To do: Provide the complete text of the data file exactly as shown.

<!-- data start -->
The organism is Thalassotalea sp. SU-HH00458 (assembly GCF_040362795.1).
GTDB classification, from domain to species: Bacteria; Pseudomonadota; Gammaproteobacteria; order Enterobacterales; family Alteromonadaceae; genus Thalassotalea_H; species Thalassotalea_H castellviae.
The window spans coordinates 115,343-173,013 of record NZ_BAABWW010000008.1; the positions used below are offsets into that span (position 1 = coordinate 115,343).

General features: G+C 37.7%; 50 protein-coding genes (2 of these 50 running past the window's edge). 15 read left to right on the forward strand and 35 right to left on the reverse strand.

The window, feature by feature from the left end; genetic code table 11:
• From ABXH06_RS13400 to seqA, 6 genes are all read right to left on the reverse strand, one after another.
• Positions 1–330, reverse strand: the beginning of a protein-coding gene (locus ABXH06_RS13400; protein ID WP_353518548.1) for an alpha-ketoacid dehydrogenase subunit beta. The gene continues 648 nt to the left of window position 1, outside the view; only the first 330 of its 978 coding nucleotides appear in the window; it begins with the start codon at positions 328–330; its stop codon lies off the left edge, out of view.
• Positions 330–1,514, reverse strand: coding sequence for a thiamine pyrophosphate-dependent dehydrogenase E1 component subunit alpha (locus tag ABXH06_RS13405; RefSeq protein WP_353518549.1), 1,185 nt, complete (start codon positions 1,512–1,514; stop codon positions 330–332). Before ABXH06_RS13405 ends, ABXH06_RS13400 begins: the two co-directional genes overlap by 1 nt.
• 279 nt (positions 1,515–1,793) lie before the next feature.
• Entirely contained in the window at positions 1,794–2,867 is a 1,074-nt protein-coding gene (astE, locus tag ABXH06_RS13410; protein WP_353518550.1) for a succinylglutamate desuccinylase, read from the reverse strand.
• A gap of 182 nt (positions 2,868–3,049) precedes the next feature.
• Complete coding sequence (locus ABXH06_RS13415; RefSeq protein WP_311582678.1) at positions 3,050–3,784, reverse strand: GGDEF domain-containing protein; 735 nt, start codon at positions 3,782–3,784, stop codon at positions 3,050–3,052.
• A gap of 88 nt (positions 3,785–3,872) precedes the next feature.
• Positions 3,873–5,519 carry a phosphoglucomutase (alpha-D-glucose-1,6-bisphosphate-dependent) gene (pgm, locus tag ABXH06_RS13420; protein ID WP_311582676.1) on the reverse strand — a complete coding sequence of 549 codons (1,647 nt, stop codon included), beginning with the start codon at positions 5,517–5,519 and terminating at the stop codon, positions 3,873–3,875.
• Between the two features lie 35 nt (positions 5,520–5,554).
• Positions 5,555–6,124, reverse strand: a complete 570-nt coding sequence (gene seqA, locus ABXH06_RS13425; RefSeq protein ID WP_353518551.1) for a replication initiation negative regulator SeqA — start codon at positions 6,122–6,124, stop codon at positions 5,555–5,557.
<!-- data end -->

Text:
The organism is Thalassotalea sp. SU-HH00458 (assembly GCF_040362795.1).
GTDB classification, from domain to species: Bacteria; Pseudomonadota; Gammaproteobacteria; order Enterobacterales; family Alteromonadaceae; genus Thalassotalea_H; species Thalassotalea_H castellviae.
The window spans coordinates 115,343-173,013 of record NZ_BAABWW010000008.1; the positions used below are offsets into that span (position 1 = coordinate 115,343).

General features: G+C 37.7%; 50 protein-coding genes (2 of these 50 running past the window's edge). 15 read left to right on the forward strand and 35 right to left on the reverse strand.

The window, feature by feature from the left end; genetic code table 11:
• From ABXH06_RS13400 to seqA, 6 genes are all read right to left on the reverse strand, one after another.
• Positions 1–330, reverse strand: the beginning of a protein-coding gene (locus ABXH06_RS13400; protein ID WP_353518548.1) for an alpha-ketoacid dehydrogenase subunit beta. The gene continues 648 nt to the left of window position 1, outside the view; only the first 330 of its 978 coding nucleotides appear in the window; it begins with the start codon at positions 328–330; its stop codon lies off the left edge, out of view.
• Positions 330–1,514, reverse strand: coding sequence for a thiamine pyrophosphate-dependent dehydrogenase E1 component subunit alpha (locus tag ABXH06_RS13405; RefSeq protein WP_353518549.1), 1,185 nt, complete (start codon positions 1,512–1,514; stop codon positions 330–332). Before ABXH06_RS13405 ends, ABXH06_RS13400 begins: the two co-directional genes overlap by 1 nt.
• 279 nt (positions 1,515–1,793) lie before the next feature.
• Entirely contained in the window at positions 1,794–2,867 is a 1,074-nt protein-coding gene (astE, locus tag ABXH06_RS13410; protein WP_353518550.1) for a succinylglutamate desuccinylase, read from the reverse strand.
• A gap of 182 nt (positions 2,868–3,049) precedes the next feature.
• Complete coding sequence (locus ABXH06_RS13415; RefSeq protein WP_311582678.1) at positions 3,050–3,784, reverse strand: GGDEF domain-containing protein; 735 nt, start codon at positions 3,782–3,784, stop codon at positions 3,050–3,052.
• A gap of 88 nt (positions 3,785–3,872) precedes the next feature.
• Positions 3,873–5,519 carry a phosphoglucomutase (alpha-D-glucose-1,6-bisphosphate-dependent) gene (pgm, locus tag ABXH06_RS13420; protein ID WP_311582676.1) on the reverse strand — a complete coding sequence of 549 codons (1,647 nt, stop codon included), beginning with the start codon at positions 5,517–5,519 and terminating at the stop codon, positions 3,873–3,875.
• Between the two features lie 35 nt (positions 5,520–5,554).
• Positions 5,555–6,124, reverse strand: a complete 570-nt coding sequence (gene seqA, locus ABXH06_RS13425; RefSeq protein ID WP_353518551.1) for a replication initiation negative regulator SeqA — start codon at positions 6,122–6,124, stop codon at positions 5,555–5,557.